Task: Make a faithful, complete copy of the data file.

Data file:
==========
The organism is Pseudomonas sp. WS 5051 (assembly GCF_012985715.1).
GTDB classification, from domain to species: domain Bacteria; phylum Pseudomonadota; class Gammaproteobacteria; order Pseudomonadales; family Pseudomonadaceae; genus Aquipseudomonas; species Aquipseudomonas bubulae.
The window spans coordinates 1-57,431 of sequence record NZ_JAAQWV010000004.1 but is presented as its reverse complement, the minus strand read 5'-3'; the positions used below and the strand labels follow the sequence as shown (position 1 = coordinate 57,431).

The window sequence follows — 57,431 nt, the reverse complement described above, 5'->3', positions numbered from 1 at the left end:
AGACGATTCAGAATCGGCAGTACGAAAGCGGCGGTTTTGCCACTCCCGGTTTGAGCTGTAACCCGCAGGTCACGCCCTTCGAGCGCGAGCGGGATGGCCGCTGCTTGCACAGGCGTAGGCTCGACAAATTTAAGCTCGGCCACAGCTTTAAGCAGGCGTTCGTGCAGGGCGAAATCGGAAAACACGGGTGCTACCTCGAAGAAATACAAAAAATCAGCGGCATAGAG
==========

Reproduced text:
The organism is Pseudomonas sp. WS 5051 (assembly GCF_012985715.1).
GTDB classification, from domain to species: domain Bacteria; phylum Pseudomonadota; class Gammaproteobacteria; order Pseudomonadales; family Pseudomonadaceae; genus Aquipseudomonas; species Aquipseudomonas bubulae.
The window spans coordinates 1-57,431 of sequence record NZ_JAAQWV010000004.1 but is presented as its reverse complement, the minus strand read 5'-3'; the positions used below and the strand labels follow the sequence as shown (position 1 = coordinate 57,431).

The window sequence follows — 57,431 nt, the reverse complement described above, 5'->3', positions numbered from 1 at the left end:
AGACGATTCAGAATCGGCAGTACGAAAGCGGCGGTTTTGCCACTCCCGGTTTGAGCTGTAACCCGCAGGTCACGCCCTTCGAGCGCGAGCGGGATGGCCGCTGCTTGCACAGGCGTAGGCTCGACAAATTTAAGCTCGGCCACAGCTTTAAGCAGGCGTTCGTGCAGGGCGAAATCGGAAAACACGGGTGCTACCTCGAAGAAATACAAAAAATCAGCGGCATAGAG